1C) searching the parent node for a match of the `string+character` by employing a children array indexed by the `character`, and one of: 1C1-1C2:
1C1) where a match is obtained, forming a new `string` from the `string+character` and recycling to step 1A,
1C2) where there is an unsuccessful match, ending the search.
2. The method of claim 1 wherein the children array has an entry corresponding to each `character`.
3. The method of claim 1 wherein the predetermined unique value is an ordinal value.
4. The method of claim 1 wherein searching a node comprises searching for the `string+character` in a dictionary and includes using the predetermined unique value of the `character` as an offset into the parent node's children array.
5. The method of claim 4 wherein a value stored in the parent node's children array at the offset indicates one of 5A-5B:
5A) a successful match (i.e. `string+character` is in the dictionary), and
5B) an unsuccessful match.
6. The method of claim 1 wherein, where there is an unsuccessful match, the `string` represents a longest matched string and the `character` represents an unmatched character.
7. The method of claim 1 further including a step of updating a dictionary with the `string+character` following an unsuccessful match.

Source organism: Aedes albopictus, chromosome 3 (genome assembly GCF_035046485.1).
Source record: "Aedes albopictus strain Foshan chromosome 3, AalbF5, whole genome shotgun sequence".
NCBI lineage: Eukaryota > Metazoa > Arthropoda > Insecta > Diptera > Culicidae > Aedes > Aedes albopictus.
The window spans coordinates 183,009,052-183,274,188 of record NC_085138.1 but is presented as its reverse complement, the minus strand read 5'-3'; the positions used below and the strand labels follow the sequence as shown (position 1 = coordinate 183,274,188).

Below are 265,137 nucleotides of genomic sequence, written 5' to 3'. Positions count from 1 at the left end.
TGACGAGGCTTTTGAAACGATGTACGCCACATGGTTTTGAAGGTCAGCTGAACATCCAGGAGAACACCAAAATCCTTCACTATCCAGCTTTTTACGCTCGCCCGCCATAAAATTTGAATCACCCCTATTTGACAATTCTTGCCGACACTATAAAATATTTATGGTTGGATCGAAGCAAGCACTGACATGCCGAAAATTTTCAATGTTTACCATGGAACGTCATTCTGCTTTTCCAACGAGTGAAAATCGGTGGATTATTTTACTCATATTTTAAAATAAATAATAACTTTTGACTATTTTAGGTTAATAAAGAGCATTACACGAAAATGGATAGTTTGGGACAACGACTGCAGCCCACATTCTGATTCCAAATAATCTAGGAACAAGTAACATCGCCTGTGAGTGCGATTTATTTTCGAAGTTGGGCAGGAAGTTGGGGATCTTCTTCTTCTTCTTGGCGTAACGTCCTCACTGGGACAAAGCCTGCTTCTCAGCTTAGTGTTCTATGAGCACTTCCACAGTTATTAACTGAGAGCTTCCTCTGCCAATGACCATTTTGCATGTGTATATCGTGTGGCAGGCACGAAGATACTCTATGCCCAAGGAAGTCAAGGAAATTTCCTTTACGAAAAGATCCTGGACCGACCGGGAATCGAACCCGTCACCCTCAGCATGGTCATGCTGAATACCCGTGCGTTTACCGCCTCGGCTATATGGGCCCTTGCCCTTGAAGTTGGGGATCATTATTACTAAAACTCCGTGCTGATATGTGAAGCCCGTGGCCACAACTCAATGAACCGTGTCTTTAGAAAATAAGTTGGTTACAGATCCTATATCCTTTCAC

8. The method of claim 7 wherein updating the dictionary comprises the steps of:
8A) assigning a free node to represent the `string+character`,
8B) adding the free node (i.e. the child node) to the parent node,
8C) recovering a new free node from the dictionary.
9. The method of claim 8 wherein adding the child node to the parent node includes storing a value in the parent node's children array at the offset into the children array corresponding to the predetermined unique value assigned to the `character`, wherein the value indicates that the `string+character` is in the dictionary.
10. The method of claim 9 wherein the value that indicates that the `string+character` is in the dictionary is also a pointer to the child node.